Associate Professor Tatyana Kleyn’s most recent book is entitled Living, Learning, and Languaging Across Borders. Published by Routledge Press, the book examines the lives of transborder students at all levels of education who migrate to Mexico from the United States. “For most it was a choice their parents made due to the coercive, racist, and xenophobic policies of the US,” says Professor Kleyn. “Their families returned and subsequently the children either returned—if they were older—or were brought to Mexico for the first time,” she addes.
Living, Learning, and Languaging Across Borders can be said to be a very transdisciplinary book. It is informed by research on return migration; transborder students and families; family return to Mexico; shifting immigration identities and immigration statuses; language learning, unlearning, and relearning; binational education; educational policy; and pedagogy. Professor Kleyn wrote the book because, as she says in its preface, she “wondered what happened to the children: what are their lives like when they find themselves in a country they have only heard about, or a country where they only spent the first few years of their lives? How does this experience vary for students at different developmental levels?” Research for the book began before her documentary film Una Vida, Dos Países: Children and Youth (Back) in Mexico, which was released in 2016 and was a first step in disseminating her research. The documentary film is available at UnaVidaTheFilm.com.
The book captures the personal stories of transborder students who live between the US and Mexico. According to Professor Kleyn, this is important because “this book is an effort to go beyond numbers and labels to get to the stories of students, as well as their families and educators, as they cross borders that are geographic, linguistic, and metaphorical too.” She points out that “this is a book about people who are forced to migrate—and in their cases, that is in a cyclical fashion—to live a life that is safe, dignified, and enriching, and my hope is that this book is a step in humanizing them for those who otherwise might see them only as statistics.”
Living, Learning, and Languaging Across Borders uses multimodality to document and add other dimensions to the lives of transborder students. Specifically, it includes photography by Tim Porter as well as poetry and art by the children and youth to add other dimensions to the lives of transborder students. Professor Kleyn sees “the photographs, art, and poetry not as ways to illustrate concepts in the book, but as equally important components that lead to greater understanding about the lives of transborder students.” To illustrate how multimodality helps capture the whole picture, she shares this story: “The grandmother of the younger children who attended the book celebration we recently held in Oaxaca was not able to read in English, but she was able to see the photographs of her grandchildren, daughter, and even one of herself and her granddaughter laughing together.” She adds that “this is just one of many, many ways I was reassured that this multimodal approach to this book and this work was the right direction to take.”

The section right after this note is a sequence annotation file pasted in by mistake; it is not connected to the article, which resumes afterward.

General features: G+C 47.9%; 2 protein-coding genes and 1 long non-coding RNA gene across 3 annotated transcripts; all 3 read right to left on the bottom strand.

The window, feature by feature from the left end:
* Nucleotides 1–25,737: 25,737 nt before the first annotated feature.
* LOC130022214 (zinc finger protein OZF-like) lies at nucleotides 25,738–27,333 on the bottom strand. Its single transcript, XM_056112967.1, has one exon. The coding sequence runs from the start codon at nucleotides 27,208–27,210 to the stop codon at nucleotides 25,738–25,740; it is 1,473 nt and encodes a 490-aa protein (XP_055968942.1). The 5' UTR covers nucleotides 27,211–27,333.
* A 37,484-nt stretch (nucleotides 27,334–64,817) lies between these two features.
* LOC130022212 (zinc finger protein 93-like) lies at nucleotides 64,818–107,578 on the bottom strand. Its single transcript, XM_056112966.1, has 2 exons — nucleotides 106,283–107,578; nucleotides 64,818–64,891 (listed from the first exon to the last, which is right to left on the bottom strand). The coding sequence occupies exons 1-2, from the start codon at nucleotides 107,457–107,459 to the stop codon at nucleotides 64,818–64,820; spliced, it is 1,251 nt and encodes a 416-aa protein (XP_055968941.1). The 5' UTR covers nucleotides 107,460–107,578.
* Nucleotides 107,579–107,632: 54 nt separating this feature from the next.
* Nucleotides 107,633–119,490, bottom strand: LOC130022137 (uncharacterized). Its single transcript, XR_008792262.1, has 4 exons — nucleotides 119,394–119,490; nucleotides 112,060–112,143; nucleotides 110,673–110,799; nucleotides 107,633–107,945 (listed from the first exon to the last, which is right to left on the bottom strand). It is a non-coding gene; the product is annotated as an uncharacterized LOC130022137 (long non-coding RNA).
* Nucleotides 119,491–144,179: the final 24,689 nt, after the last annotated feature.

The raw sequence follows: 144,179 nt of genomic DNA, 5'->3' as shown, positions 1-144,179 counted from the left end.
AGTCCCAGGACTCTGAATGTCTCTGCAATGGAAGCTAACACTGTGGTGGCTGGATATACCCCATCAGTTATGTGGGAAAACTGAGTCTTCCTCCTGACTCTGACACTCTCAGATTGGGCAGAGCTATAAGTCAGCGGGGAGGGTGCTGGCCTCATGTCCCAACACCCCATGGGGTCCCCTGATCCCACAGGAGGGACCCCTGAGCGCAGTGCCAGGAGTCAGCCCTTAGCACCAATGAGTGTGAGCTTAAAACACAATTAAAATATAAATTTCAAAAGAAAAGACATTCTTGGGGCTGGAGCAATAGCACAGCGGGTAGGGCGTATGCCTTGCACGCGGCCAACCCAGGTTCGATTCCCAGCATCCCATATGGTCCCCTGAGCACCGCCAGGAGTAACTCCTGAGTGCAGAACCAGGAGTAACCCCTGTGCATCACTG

When asked why language and languaging are such important aspects for understanding the identities of the transborder students who are a part for this book, Professor Kleyn said that “the ways they spoke Spanish and English were key to how they saw themselves, but also, to the ways others judged them as being either Mexican, from the US, or both.” She added that it is important to note that “some students also came from families where Zapotec, an indigenous language, was spoken, and this added another layer of complexity in their linguistic experiences, which ranged and moved between pride to shame.”
Professor Kleyn hopes this book is read widely “because it is written to be accessible to a general audience.” She adds that she is currently working with colleagues in Oaxaca on adapting it into Spanish for a Mexican audience. She sees this book as “a counter-narrative to the anti-immigrant discourse that dehumanizes and criminalizes immigrants.” Bringing it back to the work of the CCNY School of Education (and beyond), she believes that, “as educators, we cannot solely prepare people to live in the state or country where they currently reside, but we must create educational spaces that prepare students to live in ways that transcend borders, in all their forms.”
Click here for more information about the book.
Click here to register for the virtual book launch, to take place on Thursday, March 3 from 5:00 p.m. to 6:30 p.m.
Tatyana Kleyn is an Associate Professor of Bilingual Education and TESOL. She holds an Ed.D. from Teachers College, Columbia University in International Educational Development with a specialization in Bilingual/Bicultural Education.
Last Updated: 05/25/2022 15:12